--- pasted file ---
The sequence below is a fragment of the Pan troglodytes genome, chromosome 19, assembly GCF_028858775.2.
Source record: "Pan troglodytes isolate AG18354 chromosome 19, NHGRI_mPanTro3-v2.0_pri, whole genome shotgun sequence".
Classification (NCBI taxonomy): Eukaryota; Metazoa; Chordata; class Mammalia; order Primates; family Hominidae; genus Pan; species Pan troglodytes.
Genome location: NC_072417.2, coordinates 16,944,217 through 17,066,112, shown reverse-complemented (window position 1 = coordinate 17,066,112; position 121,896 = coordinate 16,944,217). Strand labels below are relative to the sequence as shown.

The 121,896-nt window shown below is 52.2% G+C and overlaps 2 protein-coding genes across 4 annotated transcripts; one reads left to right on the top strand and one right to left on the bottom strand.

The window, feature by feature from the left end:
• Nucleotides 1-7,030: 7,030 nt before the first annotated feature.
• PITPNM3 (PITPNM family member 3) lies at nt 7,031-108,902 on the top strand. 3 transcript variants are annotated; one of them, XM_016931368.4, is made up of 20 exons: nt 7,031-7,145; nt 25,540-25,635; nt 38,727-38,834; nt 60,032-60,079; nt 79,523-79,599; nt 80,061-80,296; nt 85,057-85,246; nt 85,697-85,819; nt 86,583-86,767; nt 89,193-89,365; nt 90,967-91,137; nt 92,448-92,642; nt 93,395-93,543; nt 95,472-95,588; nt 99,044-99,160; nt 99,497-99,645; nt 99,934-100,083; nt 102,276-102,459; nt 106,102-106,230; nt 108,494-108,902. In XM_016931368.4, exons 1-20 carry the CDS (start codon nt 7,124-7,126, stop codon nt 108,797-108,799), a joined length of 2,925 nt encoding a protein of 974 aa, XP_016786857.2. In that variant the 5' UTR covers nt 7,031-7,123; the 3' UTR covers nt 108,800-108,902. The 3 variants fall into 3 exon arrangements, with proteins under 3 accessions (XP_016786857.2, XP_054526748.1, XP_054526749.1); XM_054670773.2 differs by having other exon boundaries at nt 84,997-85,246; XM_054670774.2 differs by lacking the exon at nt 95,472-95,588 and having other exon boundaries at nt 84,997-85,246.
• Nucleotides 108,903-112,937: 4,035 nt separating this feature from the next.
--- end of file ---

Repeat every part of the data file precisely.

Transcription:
The sequence below is a fragment of the Pan troglodytes genome, chromosome 19, assembly GCF_028858775.2.
Source record: "Pan troglodytes isolate AG18354 chromosome 19, NHGRI_mPanTro3-v2.0_pri, whole genome shotgun sequence".
Classification (NCBI taxonomy): Eukaryota; Metazoa; Chordata; class Mammalia; order Primates; family Hominidae; genus Pan; species Pan troglodytes.
Genome location: NC_072417.2, coordinates 16,944,217 through 17,066,112, shown reverse-complemented (window position 1 = coordinate 17,066,112; position 121,896 = coordinate 16,944,217). Strand labels below are relative to the sequence as shown.

The 121,896-nt window shown below is 52.2% G+C and overlaps 2 protein-coding genes across 4 annotated transcripts; one reads left to right on the top strand and one right to left on the bottom strand.

The window, feature by feature from the left end:
• Nucleotides 1-7,030: 7,030 nt before the first annotated feature.
• PITPNM3 (PITPNM family member 3) lies at nt 7,031-108,902 on the top strand. 3 transcript variants are annotated; one of them, XM_016931368.4, is made up of 20 exons: nt 7,031-7,145; nt 25,540-25,635; nt 38,727-38,834; nt 60,032-60,079; nt 79,523-79,599; nt 80,061-80,296; nt 85,057-85,246; nt 85,697-85,819; nt 86,583-86,767; nt 89,193-89,365; nt 90,967-91,137; nt 92,448-92,642; nt 93,395-93,543; nt 95,472-95,588; nt 99,044-99,160; nt 99,497-99,645; nt 99,934-100,083; nt 102,276-102,459; nt 106,102-106,230; nt 108,494-108,902. In XM_016931368.4, exons 1-20 carry the CDS (start codon nt 7,124-7,126, stop codon nt 108,797-108,799), a joined length of 2,925 nt encoding a protein of 974 aa, XP_016786857.2. In that variant the 5' UTR covers nt 7,031-7,123; the 3' UTR covers nt 108,800-108,902. The 3 variants fall into 3 exon arrangements, with proteins under 3 accessions (XP_016786857.2, XP_054526748.1, XP_054526749.1); XM_054670773.2 differs by having other exon boundaries at nt 84,997-85,246; XM_054670774.2 differs by lacking the exon at nt 95,472-95,588 and having other exon boundaries at nt 84,997-85,246.
• Nucleotides 108,903-112,937: 4,035 nt separating this feature from the next.